Limestone is a calcium-based stone found in bodies of water. Its natural beauty adds romance to any home, but the tiles require specific care. With careful cleaning techniques, you'll be able to keep the limestone looking like new.
Use The Right Sealant
Everything starts with using the right limestone sealant. The proper sealant is the barrier between your floors and any damage that could happen to the tiles. Limestone is a composite of various minerals, which makes it porous. These pores are highly absorbent and require a sealant to prevent stains and damage to the stone.
You should choose a sealant made specifically for limestone. There are different formulations based on how much protection your floor will need. Basic sealants protect against stains, whereas commercial grade sealants will include some protection against oil stains. No matter how much protection you choose, coatings come in a range of matte or shiny finishes.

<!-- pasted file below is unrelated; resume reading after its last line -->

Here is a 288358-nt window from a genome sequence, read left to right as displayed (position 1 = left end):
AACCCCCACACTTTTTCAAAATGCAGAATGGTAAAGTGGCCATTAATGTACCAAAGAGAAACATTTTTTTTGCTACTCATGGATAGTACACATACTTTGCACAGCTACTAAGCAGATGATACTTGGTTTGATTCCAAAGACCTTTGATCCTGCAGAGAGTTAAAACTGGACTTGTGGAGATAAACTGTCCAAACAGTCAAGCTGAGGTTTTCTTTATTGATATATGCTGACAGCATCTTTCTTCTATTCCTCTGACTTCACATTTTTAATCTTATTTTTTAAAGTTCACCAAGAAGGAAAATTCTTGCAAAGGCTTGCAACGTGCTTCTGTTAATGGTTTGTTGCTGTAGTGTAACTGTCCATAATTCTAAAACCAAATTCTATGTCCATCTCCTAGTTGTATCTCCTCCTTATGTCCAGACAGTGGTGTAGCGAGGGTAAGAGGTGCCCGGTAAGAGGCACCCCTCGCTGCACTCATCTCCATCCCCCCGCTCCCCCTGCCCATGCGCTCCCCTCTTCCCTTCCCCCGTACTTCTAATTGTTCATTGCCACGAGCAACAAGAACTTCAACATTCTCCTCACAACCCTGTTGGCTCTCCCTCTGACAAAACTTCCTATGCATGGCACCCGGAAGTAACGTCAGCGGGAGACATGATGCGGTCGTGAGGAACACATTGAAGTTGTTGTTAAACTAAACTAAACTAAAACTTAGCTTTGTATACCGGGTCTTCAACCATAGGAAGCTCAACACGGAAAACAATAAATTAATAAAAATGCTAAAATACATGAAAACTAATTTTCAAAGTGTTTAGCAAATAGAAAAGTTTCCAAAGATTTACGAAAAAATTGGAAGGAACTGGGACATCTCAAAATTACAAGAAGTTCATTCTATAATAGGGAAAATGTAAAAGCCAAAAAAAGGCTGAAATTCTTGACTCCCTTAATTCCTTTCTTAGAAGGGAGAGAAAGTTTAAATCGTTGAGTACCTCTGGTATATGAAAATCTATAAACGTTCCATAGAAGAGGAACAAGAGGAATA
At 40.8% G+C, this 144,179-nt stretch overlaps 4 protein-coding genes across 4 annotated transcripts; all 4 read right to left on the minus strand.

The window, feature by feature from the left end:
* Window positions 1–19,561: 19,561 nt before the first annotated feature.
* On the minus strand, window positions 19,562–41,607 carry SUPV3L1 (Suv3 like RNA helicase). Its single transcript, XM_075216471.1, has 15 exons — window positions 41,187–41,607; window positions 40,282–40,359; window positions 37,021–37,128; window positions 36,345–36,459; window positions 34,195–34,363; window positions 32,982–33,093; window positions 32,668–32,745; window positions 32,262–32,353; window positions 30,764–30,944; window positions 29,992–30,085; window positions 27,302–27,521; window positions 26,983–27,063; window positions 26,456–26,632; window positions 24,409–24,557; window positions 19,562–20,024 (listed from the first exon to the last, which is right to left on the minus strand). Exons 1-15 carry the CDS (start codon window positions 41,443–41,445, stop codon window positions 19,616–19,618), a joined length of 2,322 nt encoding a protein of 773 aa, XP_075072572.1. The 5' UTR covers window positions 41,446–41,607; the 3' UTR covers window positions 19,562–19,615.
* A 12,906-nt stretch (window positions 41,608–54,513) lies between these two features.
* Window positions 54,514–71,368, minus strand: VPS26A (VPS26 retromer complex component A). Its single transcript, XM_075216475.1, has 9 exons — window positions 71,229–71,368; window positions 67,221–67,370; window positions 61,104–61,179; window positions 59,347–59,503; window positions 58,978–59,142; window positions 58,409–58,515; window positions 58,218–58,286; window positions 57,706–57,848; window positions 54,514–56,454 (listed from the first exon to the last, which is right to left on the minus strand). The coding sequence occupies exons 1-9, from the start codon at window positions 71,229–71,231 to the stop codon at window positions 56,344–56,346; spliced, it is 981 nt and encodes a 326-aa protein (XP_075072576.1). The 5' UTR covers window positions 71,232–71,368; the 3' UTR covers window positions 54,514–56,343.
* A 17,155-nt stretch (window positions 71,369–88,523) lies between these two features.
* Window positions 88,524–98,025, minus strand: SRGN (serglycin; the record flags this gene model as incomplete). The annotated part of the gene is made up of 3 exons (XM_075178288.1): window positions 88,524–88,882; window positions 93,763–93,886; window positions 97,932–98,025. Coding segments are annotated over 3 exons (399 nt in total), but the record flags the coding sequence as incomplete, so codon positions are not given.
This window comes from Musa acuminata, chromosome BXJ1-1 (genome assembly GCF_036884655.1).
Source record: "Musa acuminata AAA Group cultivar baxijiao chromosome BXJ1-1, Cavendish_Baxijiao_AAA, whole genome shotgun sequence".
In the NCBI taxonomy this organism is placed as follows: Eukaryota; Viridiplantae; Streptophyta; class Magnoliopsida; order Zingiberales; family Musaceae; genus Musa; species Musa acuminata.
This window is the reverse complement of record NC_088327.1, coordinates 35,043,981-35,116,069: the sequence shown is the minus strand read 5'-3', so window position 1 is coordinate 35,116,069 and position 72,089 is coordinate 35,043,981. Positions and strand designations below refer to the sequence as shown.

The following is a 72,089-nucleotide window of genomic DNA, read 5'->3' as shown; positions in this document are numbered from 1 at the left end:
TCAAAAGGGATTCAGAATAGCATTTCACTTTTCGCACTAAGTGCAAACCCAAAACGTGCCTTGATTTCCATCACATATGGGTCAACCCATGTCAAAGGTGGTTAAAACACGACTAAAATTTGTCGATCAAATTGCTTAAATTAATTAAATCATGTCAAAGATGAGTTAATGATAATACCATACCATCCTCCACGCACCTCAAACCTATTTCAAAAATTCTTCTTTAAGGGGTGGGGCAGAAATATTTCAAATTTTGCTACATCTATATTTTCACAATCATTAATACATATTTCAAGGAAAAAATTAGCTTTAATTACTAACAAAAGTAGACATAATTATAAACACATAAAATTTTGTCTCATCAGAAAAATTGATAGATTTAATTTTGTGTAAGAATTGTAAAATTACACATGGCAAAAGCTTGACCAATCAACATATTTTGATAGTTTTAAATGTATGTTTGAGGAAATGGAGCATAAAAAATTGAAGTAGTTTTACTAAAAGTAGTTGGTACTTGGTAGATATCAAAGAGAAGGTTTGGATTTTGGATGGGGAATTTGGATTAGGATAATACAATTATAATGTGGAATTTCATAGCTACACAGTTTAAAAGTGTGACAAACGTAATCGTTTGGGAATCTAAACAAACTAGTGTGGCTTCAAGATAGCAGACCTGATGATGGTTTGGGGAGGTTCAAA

Both limestone and its sealants have the potential to be scratched. Using soft cleaning tools is best to prolong the life of the floor's finish. Smooth, dust style cloths are best for cleaning limestone, followed by fabric or sponge mops.
Avoid using eraser style sponges on the tiles as these sponges are abrasive and could etch the finish. Never use metal scrapers to remove debris from the tiles.
Cleaning solutions should be limited to simple cleaners such as mild soap and water. You want to avoid using acid-based cleaners as they can erode the sealant and break down the limestone.
Use Poultices For Stains
If you stain your tile, poultices are what you need to remove the stain. To make your own, you can use a mixture of flour and peroxide. The oxygen from the peroxide helps to lift the stain while the flour absorbs it.
To make the poultice, mix the flour and peroxide into a paste. When you apply the poultice to the stained area, you'll want to apply it in a layer about ¼ to ⅛ of an inch thick. Wait until the paste hardens and gently scrape it from the floor. The drying process could take 24 to 48 hours.
If your homemade poultice isn't helping, many hardware stores carry premixed poultices that target specific types of stains.
If you run into a maintenance issue with your floor, reach out to your limestone installer. The installation specialist will provide you with tips, products, and assistance to care for any pop-up issues.